The Netherlands is known for its excellent water management. The country is protected from storms and high sea levels by an impressive dike and a complex of sluices that keep everyone safe and people’s houses dry. But that doesn’t mean that floods cause no casualties.

For wildlife outside the main dike, every storm with the combination of spring tide is a struggle for life, especially on the salt marches in the Wadden Sea, an area in the north of the country. These salt marches surrounding the Wadden sea are flooded once in a while. This process helps them grow and keeps them in place by leaving clay particles behind. These floods usually occur during spring tide. Without a storm, it’s just a peaceful sea covering the land and giving animals all the time they need to make it to higher grounds and return when water levels drop.

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Silence before the storm

This picture shows you the way it looks without the sea covering it. The land is used for cattle during the summer and the round dike has a freshwater pool inside so animals have drinking water. The next photo shows the same dike surrounding the pool, only during a storm. A combination of northwestern wind and spring tide pushes the sea level up in the area, covering the entire salt marsh. Water comes with an enormous force and tempo, killing thousands of rodents.

Same area during the flood

You can see the hares sitting on the edge of the dike waiting for water levels to drop. These are the storms I have been trying to photograph over the past 7 years. Not an easy job being in the storm with cameras that don’t like salt, sand, and especially the combination of the two.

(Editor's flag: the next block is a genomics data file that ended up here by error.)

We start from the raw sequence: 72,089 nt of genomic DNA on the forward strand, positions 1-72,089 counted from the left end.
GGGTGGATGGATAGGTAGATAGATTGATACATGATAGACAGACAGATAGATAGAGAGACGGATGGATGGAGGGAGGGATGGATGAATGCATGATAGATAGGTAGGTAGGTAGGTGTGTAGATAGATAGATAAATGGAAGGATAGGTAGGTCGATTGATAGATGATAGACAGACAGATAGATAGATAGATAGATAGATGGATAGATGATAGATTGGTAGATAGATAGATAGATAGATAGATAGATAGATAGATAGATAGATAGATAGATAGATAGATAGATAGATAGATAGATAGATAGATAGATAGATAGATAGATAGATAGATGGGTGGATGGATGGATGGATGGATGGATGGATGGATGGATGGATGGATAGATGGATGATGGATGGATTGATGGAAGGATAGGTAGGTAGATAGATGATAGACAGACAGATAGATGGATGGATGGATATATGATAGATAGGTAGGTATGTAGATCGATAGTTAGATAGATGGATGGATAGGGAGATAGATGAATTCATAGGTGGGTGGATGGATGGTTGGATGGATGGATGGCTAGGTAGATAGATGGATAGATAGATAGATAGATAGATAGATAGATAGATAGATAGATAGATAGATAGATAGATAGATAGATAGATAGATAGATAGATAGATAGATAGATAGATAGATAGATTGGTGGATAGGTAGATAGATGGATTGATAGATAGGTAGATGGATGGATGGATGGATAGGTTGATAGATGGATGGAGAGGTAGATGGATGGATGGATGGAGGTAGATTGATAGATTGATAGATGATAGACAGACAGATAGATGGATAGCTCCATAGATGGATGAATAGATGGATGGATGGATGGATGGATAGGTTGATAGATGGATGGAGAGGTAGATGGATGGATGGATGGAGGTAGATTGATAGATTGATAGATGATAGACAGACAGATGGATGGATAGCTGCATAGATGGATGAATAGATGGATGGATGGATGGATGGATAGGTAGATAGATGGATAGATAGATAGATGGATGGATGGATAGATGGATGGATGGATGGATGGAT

The edge of the salt marsh and the sea

Storm hits the coast

Water entering the salt marsh

Over all these years, I have seen some amazing things happening. My main “problem” in the storms has always been the same: where do I want to be during them? It’s difficult to move and photograph while the water is coming towards you. It moves with such speed that I usually have about 15 minutes to capture all the photographs I can. That’s also the main reason why one storm is not enough to get all the images I need.

The fox has made it to the fence and is now hanging on

Every storm has left me with a different story: a fox that made it to a fence but not the coast, leaving him to hang on to life for an hour; the unusual shot of a short-eared owl that had to leave the area slowly flying in the storm and then getting caught by a gull in midair! A very rare sight! Moments that you will encounter once in your lifetime.

A short-eared owl has to leave the area

Sadly, it gets caught in mid-air by a great black-backed gull